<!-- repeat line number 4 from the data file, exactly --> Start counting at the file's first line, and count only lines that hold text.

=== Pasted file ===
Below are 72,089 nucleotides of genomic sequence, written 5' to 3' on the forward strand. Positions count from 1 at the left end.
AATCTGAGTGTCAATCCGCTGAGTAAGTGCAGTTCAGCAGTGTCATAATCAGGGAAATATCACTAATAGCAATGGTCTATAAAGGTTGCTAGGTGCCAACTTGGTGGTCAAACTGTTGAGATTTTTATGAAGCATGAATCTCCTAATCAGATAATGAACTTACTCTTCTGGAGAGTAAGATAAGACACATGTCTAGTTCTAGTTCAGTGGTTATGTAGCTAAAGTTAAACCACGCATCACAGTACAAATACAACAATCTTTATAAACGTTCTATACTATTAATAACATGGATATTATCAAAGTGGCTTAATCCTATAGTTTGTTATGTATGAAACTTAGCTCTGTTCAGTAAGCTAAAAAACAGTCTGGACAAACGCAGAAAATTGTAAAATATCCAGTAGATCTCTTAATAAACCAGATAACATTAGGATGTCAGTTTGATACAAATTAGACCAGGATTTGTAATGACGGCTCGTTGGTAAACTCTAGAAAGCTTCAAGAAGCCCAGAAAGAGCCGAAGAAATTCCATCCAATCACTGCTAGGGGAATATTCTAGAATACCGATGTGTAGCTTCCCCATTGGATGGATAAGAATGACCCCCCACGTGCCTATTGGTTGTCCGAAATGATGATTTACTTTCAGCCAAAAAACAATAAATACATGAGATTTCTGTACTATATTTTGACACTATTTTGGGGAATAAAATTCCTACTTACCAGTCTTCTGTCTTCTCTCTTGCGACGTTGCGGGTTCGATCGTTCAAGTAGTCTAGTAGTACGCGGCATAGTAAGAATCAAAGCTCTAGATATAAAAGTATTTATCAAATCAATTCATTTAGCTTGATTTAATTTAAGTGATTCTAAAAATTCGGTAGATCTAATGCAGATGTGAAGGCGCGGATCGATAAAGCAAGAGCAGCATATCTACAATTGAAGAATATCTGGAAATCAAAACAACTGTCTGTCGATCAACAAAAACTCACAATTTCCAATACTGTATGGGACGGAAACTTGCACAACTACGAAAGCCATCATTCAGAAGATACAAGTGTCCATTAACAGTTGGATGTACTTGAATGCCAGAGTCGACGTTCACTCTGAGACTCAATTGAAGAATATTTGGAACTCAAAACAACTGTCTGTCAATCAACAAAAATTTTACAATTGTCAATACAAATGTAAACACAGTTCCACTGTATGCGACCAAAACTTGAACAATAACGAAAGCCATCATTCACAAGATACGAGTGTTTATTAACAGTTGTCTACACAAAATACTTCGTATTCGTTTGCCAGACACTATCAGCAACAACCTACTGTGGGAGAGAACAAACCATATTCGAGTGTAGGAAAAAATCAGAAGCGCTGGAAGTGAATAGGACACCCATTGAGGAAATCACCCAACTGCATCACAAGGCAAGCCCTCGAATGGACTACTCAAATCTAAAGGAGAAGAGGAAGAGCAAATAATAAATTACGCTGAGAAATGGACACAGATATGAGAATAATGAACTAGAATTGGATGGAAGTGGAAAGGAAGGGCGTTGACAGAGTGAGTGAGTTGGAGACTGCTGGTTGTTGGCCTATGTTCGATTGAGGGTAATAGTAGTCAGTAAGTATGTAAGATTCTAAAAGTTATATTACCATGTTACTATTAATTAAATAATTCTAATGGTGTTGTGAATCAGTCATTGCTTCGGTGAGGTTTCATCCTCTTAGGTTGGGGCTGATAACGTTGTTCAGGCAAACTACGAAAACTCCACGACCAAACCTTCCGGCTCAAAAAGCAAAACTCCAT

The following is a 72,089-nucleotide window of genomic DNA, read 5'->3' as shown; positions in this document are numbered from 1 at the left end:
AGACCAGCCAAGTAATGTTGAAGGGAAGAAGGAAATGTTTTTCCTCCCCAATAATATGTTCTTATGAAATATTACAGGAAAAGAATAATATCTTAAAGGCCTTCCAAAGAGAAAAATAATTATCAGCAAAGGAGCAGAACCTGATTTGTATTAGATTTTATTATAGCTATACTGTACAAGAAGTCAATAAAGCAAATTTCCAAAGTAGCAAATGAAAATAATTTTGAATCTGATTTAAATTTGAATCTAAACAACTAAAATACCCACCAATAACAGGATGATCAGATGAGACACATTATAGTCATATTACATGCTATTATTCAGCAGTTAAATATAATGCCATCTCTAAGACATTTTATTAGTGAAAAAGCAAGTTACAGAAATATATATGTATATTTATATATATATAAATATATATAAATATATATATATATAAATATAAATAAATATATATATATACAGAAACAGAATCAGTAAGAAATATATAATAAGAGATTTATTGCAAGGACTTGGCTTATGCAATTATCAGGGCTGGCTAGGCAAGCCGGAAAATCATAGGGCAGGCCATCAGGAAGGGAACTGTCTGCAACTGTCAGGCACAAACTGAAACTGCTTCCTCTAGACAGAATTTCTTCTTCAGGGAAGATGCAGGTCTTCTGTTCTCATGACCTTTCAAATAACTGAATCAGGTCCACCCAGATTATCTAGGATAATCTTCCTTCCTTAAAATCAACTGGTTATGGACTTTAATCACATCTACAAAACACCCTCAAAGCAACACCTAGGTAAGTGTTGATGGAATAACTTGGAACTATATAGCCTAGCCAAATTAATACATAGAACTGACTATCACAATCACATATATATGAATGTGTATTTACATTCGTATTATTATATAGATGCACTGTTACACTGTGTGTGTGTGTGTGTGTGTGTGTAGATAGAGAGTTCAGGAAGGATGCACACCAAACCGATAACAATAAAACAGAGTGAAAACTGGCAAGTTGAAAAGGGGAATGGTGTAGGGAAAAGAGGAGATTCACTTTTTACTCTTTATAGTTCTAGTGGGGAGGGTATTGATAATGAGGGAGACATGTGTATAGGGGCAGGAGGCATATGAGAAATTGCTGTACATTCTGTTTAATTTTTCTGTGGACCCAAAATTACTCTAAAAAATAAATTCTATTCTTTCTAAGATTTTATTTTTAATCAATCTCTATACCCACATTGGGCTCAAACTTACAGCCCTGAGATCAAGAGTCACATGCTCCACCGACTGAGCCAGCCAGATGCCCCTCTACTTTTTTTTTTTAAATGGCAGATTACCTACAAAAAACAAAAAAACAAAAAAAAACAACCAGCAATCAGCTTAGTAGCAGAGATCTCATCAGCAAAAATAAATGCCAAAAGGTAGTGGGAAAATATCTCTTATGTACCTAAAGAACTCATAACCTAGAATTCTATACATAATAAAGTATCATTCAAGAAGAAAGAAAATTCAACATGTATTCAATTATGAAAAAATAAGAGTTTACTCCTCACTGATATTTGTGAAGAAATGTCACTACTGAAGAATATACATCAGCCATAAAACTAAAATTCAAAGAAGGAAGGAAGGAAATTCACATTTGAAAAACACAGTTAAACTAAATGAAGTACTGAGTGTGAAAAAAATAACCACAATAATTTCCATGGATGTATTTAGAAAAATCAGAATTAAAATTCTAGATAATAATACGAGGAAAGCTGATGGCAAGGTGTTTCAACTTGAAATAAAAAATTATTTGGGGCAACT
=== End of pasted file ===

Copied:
AGACCAGCCAAGTAATGTTGAAGGGAAGAAGGAAATGTTTTTCCTCCCCAATAATATGTTCTTATGAAATATTACAGGAAAAGAATAATATCTTAAAGGCCTTCCAAAGAGAAAAATAATTATCAGCAAAGGAGCAGAACCTGATTTGTATTAGATTTTATTATAGCTATACTGTACAAGAAGTCAATAAAGCAAATTTCCAAAGTAGCAAATGAAAATAATTTTGAATCTGATTTAAATTTGAATCTAAACAACTAAAATACCCACCAATAACAGGATGATCAGATGAGACACATTATAGTCATATTACATGCTATTATTCAGCAGTTAAATATAATGCCATCTCTAAGACATTTTATTAGTGAAAAAGCAAGTTACAGAAATATATATGTATATTTATATATATATAAATATATATAAATATATATATATATAAATATAAATAAATATATATATATACAGAAACAGAATCAGTAAGAAATATATAATAAGAGATTTATTGCAAGGACTTGGCTTATGCAATTATCAGGGCTGGCTAGGCAAGCCGGAAAATCATAGGGCAGGCCATCAGGAAGGGAACTGTCTGCAACTGTCAGGCACAAACTGAAACTGCTTCCTCTAGACAGAATTTCTTCTTCAGGGAAGATGCAGGTCTTCTGTTCTCATGACCTTTCAAATAACTGAATCAGGTCCACCCAGATTATCTAGGATAATCTTCCTTCCTTAAAATCAACTGGTTATGGACTTTAATCACATCTACAAAACACCCTCAAAGCAACACCTAGGTAAGTGTTGATGGAATAACTTGGAACTATATAGCCTAGCCAAATTAATACATAGAACTGACTATCACAATCACATATATATGAATGTGTATTTACATTCGTATTATTATATAGATGCACTGTTACACTGTGTGTGTGTGTGTGTGTGTGTGTAGATAGAGAGTTCAGGAAGGATGCACACCAAACCGATAACAATAAAACAGAGTGAAAACTGGCAAGTTGAAAAGGGGAATGGTGTAGGGAAAAGAGGAGATTCACTTTTTACTCTTTATAGTTCTAGTGGGGAGGGTATTGATAATGAGGGAGACATGTGTATAGGGGCAGGAGGCATATGAGAAATTGCTGTACATTCTGTTTAATTTTTCTGTGGACCCAAAATTACTCTAAAAAATAAATTCTATTCTTTCTAAGATTTTATTTTTAATCAATCTCTATACCCACATTGGGCTCAAACTTACAGCCCTGAGATCAAGAGTCACATGCTCCACCGACTGAGCCAGCCAGATGCCCCTCTACTTTTTTTTTTTAAATGGCAGATTACCTACAAAAAACAAAAAAACAAAAAAAAACAACCAGCAATCAGCTTAGTAGCAGAGATCTCATCAGCAAAAATAAATGCCAAAAGGTAGTGGGAAAATATCTCTTATGTACCTAAAGAACTCATAACCTAGAATTCTATACATAATAAAGTATCATTCAAGAAGAAAGAAAATTCAACATGTATTCAATTATGAAAAAATAAGAGTTTACTCCTCACTGATATTTGTGAAGAAATGTCACTACTGAAGAATATACATCAGCCATAAAACTAAAATTCAAAGAAGGAAGGAAGGAAATTCACATTTGAAAAACACAGTTAAACTAAATGAAGTACTGAGTGTGAAAAAAATAACCACAATAATTTCCATGGATGTATTTAGAAAAATCAGAATTAAAATTCTAGATAATAATACGAGGAAAGCTGATGGCAAGGTGTTTCAACTTGAAATAAAAAATTATTTGGGGCAACT